WASHINGTON – As soon as the news broke Tuesday evening, anyone near a TV, radio or computer heard that three Muslim students were murdered near the University of North Carolina.
My immediate thought was, “Oh, my God, not Muslims.”
That very same day, we had gotten confirmation that 26-year-old American hostage Kayla Mueller, who had been abducted by the Islamic State, was, indeed, dead. The last thing we need to do is create an impression for the Islamic State or any other terrorist group that we are as bad as they are.
My second thought was: Wait a minute. Why are they telling me the North Carolina victims were Muslim? Why is this information in headlines too numerous to count? It is highly unlikely that any mention would have been made of the victims’ religion had they been Christian, Jewish, Hindu or some other, unless they were in the midst of a religious ceremony at the time of the attack.
Never miss a local story.
By implication, many initial reports (and some that followed) created and sustained the impression that anti-Muslim animus motivated the attacks, which may or may not have been the case. Wouldn’t it have been better not to incite that riot from the get-go? Wouldn’t the headline, newscast or social media blurt have been more accurate had it simply reported that three students were murdered? Later in the story was the place to mention that the students were Muslims of Arab descent, as part of a neutral biography.
One can only conclude that the mention of their faith was simply to juice the story. When the Islamic State is beheading hostages or burning one alive, the world doesn’t need juice.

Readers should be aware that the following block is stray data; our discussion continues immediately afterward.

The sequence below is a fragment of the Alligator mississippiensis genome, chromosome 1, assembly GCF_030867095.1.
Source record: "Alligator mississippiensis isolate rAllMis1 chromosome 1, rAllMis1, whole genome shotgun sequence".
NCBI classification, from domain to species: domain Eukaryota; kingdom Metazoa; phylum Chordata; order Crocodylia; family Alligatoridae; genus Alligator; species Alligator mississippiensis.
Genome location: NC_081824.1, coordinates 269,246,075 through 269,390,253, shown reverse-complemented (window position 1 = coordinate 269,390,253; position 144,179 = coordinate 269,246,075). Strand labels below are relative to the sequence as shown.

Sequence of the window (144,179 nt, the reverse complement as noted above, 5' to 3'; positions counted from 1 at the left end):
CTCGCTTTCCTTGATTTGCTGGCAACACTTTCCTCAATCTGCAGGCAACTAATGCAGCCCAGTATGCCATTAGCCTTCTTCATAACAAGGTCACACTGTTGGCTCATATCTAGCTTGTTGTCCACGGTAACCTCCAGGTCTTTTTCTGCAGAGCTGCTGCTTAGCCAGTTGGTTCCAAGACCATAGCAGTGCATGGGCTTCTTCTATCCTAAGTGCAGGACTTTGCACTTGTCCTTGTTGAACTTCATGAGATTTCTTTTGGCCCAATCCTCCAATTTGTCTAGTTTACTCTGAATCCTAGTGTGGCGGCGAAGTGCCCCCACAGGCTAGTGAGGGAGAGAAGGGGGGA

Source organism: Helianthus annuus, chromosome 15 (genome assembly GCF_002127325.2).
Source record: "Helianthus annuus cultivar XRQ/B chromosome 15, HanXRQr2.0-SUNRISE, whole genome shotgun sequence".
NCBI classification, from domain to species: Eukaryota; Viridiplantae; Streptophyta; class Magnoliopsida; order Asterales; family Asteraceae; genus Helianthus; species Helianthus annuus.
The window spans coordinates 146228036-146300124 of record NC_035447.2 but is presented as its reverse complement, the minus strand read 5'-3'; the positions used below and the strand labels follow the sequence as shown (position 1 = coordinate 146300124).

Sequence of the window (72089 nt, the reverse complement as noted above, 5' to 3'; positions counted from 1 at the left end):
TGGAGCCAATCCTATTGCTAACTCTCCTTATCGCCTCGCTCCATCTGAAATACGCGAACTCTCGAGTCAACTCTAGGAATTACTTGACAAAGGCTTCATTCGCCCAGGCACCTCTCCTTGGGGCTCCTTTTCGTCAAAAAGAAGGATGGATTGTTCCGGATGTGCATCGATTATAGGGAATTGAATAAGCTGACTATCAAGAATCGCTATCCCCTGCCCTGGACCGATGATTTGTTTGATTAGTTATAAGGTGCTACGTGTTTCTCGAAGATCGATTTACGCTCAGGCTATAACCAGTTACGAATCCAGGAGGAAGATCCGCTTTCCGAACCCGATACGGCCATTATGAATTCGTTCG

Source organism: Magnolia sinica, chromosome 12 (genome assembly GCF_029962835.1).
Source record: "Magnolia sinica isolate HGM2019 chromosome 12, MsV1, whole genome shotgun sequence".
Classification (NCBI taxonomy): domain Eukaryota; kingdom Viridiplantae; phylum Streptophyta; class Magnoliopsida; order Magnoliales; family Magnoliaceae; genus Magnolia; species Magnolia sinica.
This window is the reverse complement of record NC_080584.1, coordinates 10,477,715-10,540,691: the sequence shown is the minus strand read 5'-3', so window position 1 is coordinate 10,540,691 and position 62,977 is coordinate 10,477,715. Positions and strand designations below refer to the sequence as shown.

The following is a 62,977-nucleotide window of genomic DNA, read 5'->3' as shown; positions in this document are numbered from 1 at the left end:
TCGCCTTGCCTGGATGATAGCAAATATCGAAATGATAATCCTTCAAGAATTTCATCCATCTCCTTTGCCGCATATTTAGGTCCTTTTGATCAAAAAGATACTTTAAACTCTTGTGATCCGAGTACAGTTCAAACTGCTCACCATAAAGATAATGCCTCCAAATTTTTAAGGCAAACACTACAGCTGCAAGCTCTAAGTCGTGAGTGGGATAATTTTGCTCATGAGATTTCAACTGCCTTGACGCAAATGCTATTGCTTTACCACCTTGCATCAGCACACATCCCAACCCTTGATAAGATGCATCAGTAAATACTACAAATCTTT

Professional journalism standards have long discouraged mention of potentially inflammatory details, including race, unless that detail was relevant to the story. This is for good reason – to minimize public bias. To say in a headline or lead paragraph that a black person was allegedly killed or raped by a white assailant – or vice versa – is by its emphasis to imply a racial motivation, and it creates another sort of story.
As updated reports have trickled in, we’ve learned that the three students, who were related, had had a long-standing dispute with the alleged murderer over parking. They all lived in the same apartment complex. Parking rage? Or anti-Muslim rage?
About mid-day Wednesday, Time magazine posted this headline online: “Police don’t point to a motive,” followed by, “Police charged a North Carolina man Wednesday in the murder of three Muslim students, and amid fears that the victims were targeted because of their religion, authorities said a preliminary investigation indicated that a parking dispute may have led to the shooting.”
“Amid fears,” eh? Who created those fears? Random students standing around the parking lot? A cop talking off the cuff to a reporter? Is this all it takes to fuel an international misunderstanding and, who knows what next?
About the same time, The Washington Post’s online headline read: “Police claim parking dispute in N.C. killings that sparked Muslim outcry.” The Muslim outcry might not have occurred had the story been reported more responsibly.
We’ll know more in a few hours or days about the suspect, Craig Stephen Hicks, and his motives. According to his Facebook page, he’s an atheist and despises all religions equally. We’ll see.
In the meantime, it isn’t up to the media to create an impression that is prejudicial and possibly inaccurate. The least we can do is keep our bellows away from sparks.
Kathleen Parker’s email address is email@example.com.